Pull-ups – Joel recently started using the toilet. I’m not confident about night-time dryness, so we use pull-ups although if they’re dry in the morning, they get re-used the following night. This is why there aren’t 7 of them. The sandwiches at work needs addressing. Just as I started this week, the sandwich shop we used to get our lunch from rose phoenix-like from the ashes of its gone-bust-ness and started bringing them to the office again. In a crazy-busy week they’ve been a life-saver, but at £5 per day it’s costing too much.

Post – I send back a lot of junk mail, but still get a lot of stuff that could probably be eliminated.

The beer, wine & chocolate needs cutting back anyway.  This week was a relatively light week, as I’m starting on that process already.

I shop at Tesco because although Asda’s at the leading edge with fabulous re-usable bags, our local Asda (now owned by Wal-Mart) is in a low-income area and the right-on-middle class environmentally friendly cleaning products and green products generally are in short supply. There’s almost a sign next to the ONE thing they have in the cleaning products aisle “if you want to get this, and not the 10p-for-5-gallons-own-brand ALERT – you’ve strayed into the wrong supermarket! Buy this now, and leave quickly before you see poor people!!” Also, Tesco give me loyalty card points for bringing my own bags. And finally – it’s nearer.

To answer another of Beth’s questions, I *would* buy from a bulk-bin store. I will do some research to find out if there’s one within a 100-mile radius! I fear the best option may be Costco, which doesn’t solve the problem we’re trying to address here!

update: I keep meaning to re-format this for putting into Beth’s plastic challenge blog, but keep procrastinating. Instead, I think we’ll do another week soon.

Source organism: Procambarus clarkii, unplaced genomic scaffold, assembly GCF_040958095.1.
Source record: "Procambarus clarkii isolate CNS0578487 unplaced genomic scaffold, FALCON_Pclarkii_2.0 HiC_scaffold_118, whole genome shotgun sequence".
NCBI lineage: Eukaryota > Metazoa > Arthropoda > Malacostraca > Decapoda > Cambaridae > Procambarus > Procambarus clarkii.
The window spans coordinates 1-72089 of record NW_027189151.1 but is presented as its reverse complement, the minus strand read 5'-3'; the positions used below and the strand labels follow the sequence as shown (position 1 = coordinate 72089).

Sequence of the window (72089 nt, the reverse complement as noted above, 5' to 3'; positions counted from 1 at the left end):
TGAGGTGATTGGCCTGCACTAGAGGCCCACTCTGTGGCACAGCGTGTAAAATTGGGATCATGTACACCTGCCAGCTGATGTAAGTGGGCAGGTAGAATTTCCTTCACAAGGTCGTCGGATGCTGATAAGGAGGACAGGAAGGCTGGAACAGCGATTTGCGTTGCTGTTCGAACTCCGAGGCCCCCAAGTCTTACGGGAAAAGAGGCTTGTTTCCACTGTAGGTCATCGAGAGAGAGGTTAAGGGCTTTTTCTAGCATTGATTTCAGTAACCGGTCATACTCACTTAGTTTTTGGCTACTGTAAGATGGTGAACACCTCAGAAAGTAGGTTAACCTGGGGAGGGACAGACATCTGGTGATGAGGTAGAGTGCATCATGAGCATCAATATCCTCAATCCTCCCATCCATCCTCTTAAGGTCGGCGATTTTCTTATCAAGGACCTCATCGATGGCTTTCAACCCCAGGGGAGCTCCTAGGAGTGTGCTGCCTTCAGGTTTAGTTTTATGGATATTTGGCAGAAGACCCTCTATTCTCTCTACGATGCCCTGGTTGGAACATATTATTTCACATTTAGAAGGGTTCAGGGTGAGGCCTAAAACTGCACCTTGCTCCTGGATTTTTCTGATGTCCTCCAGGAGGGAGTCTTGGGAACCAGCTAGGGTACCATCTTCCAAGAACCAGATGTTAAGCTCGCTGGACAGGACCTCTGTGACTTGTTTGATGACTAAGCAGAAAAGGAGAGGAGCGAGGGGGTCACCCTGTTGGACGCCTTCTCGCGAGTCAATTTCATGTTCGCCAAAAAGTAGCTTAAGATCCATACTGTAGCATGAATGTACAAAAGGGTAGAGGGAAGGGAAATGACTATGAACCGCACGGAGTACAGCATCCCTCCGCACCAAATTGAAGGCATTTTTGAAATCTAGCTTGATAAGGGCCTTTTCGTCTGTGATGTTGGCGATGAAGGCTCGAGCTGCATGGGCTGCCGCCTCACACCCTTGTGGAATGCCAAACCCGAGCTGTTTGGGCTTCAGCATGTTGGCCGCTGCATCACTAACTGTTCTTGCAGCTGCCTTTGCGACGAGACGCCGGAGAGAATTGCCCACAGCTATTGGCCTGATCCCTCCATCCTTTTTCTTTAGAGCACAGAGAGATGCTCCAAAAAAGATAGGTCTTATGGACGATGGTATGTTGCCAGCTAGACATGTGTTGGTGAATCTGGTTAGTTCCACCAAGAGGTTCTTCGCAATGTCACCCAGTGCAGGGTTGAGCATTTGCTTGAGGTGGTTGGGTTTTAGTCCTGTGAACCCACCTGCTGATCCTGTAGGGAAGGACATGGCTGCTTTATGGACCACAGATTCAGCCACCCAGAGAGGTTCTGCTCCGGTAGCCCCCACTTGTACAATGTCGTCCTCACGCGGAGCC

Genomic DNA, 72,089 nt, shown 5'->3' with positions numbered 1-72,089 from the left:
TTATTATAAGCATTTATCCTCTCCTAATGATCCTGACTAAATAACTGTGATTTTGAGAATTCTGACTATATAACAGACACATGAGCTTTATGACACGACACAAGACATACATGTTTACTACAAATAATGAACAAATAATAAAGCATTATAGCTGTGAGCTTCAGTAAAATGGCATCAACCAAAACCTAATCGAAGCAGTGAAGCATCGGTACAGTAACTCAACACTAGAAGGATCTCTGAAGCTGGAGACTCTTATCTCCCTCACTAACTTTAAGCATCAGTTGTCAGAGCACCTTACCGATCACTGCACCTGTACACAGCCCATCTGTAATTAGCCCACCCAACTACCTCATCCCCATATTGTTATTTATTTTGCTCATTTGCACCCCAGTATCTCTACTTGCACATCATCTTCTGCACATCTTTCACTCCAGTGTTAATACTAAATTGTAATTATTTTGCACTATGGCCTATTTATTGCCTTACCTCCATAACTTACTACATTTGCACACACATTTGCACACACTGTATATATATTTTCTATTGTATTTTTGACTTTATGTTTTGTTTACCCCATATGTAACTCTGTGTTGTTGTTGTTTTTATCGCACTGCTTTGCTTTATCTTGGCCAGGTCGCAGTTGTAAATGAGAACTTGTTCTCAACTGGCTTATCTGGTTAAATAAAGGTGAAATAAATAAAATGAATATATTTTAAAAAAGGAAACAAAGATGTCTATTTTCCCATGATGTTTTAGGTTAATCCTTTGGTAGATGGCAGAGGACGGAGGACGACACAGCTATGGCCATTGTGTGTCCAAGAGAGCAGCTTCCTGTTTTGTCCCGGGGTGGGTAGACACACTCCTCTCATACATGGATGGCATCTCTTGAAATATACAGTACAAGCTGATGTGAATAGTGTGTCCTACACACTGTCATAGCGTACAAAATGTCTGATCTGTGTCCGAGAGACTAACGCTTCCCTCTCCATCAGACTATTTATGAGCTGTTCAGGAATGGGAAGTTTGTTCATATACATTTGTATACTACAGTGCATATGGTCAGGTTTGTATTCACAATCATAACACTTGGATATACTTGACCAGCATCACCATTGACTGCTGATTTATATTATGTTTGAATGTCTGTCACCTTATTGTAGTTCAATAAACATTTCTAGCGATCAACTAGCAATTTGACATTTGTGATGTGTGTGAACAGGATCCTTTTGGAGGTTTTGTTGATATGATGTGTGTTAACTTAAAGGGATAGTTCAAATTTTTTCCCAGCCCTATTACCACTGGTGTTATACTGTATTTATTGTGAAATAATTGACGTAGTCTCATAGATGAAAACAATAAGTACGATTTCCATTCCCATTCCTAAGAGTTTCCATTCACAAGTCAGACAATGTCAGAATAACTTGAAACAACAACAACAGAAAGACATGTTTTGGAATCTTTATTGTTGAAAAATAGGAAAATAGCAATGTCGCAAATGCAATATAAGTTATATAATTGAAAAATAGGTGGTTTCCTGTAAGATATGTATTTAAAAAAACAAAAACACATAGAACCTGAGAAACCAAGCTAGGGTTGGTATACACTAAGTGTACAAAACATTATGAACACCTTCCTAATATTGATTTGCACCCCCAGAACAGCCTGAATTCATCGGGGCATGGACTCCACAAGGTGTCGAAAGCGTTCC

Changes that I’ve/we’ve already made:
1. we use zip-loc bags for sandwiches – they get washed each time & so far each has lasted around a month. I have a box of 1000 of them left-over from my old craft company so they may as well get used sometime.
2. we use the baby food pots for yoghurt. They have a good seal & hold about the right amount. I think Lily initially had problems getting the lid off (she’s a delicate flower, eh) but now they’re used to it. And none have gone missing yet.

3. I need to work on the going to local shops & avoiding plastic bags there.

Also, my own mentality is changing.  I was chatting to another mum in the supermarket and she said “we needed more plastic cups”. They were actually melamine (not sure how much difference that makes – still basically plastic, though, right?) but it made me stop and think – I usually refer to melamine as “unbreakable” – however, Joel has proven several times it’s not unbreakable, just harder to break – and honestly – we’re buying plastic stuff for our kids to eat & drink from. It just made me think – we have lots of old crockery which I don’t care if it gets broken. Dishes rarely get thrown on the floor these days. Some turnover of cups might not be a bad thing. Part of me baulks because, if something is dropped on our kitchen floor it shatters & scatters to the 4 corners of the HOUSE, never mind the room (including round corners & up stairs – honestly) and often breaks the floor tiles (first thing I did – ask the kids – dropped the tea jar & broke the floor. Legendary). But the upshot it, we won’t be buying more plastic crockery. At least, not in the short term.